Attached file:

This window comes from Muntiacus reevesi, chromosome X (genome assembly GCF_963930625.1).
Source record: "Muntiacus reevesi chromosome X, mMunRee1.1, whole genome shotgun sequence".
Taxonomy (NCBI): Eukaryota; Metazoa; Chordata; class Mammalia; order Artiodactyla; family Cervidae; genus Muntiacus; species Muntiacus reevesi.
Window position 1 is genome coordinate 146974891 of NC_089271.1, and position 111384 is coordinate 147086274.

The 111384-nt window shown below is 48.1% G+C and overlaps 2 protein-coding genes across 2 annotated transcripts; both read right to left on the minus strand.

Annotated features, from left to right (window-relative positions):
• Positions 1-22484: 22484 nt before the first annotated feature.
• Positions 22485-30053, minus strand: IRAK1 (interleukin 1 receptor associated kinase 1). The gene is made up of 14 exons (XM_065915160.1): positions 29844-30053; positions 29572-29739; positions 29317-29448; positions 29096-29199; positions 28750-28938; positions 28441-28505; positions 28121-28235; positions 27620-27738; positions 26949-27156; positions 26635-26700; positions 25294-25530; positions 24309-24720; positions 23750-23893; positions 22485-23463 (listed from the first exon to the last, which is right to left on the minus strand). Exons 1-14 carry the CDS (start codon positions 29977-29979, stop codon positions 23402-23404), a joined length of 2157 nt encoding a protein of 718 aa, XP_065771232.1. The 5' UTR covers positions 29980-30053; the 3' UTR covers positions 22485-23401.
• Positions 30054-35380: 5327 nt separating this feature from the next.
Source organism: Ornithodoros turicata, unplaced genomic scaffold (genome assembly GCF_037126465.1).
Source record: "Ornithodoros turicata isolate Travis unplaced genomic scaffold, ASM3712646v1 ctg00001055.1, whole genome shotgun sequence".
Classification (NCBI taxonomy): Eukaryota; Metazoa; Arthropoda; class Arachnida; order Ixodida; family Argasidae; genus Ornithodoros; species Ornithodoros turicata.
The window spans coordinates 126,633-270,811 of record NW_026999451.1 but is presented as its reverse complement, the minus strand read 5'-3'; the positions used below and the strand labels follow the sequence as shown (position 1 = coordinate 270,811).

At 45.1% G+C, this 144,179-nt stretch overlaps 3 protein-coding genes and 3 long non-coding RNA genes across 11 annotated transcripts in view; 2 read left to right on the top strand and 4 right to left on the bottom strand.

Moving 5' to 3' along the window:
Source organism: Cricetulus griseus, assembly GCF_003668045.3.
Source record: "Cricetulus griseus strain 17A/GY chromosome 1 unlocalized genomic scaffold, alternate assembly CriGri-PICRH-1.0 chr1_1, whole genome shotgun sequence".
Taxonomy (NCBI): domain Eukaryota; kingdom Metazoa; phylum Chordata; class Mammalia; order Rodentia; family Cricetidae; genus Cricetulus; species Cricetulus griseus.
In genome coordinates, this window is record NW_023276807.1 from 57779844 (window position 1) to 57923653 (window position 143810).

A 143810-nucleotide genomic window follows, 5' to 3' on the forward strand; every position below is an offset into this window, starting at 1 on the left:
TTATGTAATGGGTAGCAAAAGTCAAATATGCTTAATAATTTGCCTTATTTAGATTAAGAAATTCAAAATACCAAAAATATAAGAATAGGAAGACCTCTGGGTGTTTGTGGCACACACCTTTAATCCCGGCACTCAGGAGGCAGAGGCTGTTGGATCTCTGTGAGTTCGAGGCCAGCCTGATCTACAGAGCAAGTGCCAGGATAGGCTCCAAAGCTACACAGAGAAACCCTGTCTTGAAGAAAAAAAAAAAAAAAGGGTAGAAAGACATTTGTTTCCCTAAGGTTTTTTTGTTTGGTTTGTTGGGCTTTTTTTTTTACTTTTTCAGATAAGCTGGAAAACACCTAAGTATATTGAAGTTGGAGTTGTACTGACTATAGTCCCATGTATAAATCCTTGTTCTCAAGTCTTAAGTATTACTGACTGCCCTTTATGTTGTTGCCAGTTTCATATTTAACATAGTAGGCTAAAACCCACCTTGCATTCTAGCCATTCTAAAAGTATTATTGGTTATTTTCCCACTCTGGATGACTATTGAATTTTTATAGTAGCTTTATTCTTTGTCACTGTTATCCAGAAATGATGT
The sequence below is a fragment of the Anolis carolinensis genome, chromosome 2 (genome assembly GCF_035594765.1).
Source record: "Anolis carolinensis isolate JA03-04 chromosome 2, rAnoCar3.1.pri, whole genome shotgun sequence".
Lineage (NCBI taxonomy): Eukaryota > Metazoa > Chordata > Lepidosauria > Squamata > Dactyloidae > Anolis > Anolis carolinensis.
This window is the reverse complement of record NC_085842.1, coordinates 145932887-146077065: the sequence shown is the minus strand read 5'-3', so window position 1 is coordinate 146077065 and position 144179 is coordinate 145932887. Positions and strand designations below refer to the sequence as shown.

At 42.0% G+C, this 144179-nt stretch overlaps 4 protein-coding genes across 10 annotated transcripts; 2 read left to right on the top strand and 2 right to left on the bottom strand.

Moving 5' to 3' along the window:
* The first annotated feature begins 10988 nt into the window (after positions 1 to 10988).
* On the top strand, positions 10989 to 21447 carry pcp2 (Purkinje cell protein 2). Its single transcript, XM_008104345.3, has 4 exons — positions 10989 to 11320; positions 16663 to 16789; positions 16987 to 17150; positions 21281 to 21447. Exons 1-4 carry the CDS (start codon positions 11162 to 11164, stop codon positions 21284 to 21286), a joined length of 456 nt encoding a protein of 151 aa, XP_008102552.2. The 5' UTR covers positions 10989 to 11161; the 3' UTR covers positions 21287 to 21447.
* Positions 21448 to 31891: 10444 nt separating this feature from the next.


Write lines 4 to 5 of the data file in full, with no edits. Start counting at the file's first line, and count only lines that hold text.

Window position 1 is genome coordinate 146974891 of NC_089271.1, and position 111384 is coordinate 147086274.

The 111384-nt window shown below is 48.1% G+C and overlaps 2 protein-coding genes across 2 annotated transcripts; both read right to left on the minus strand.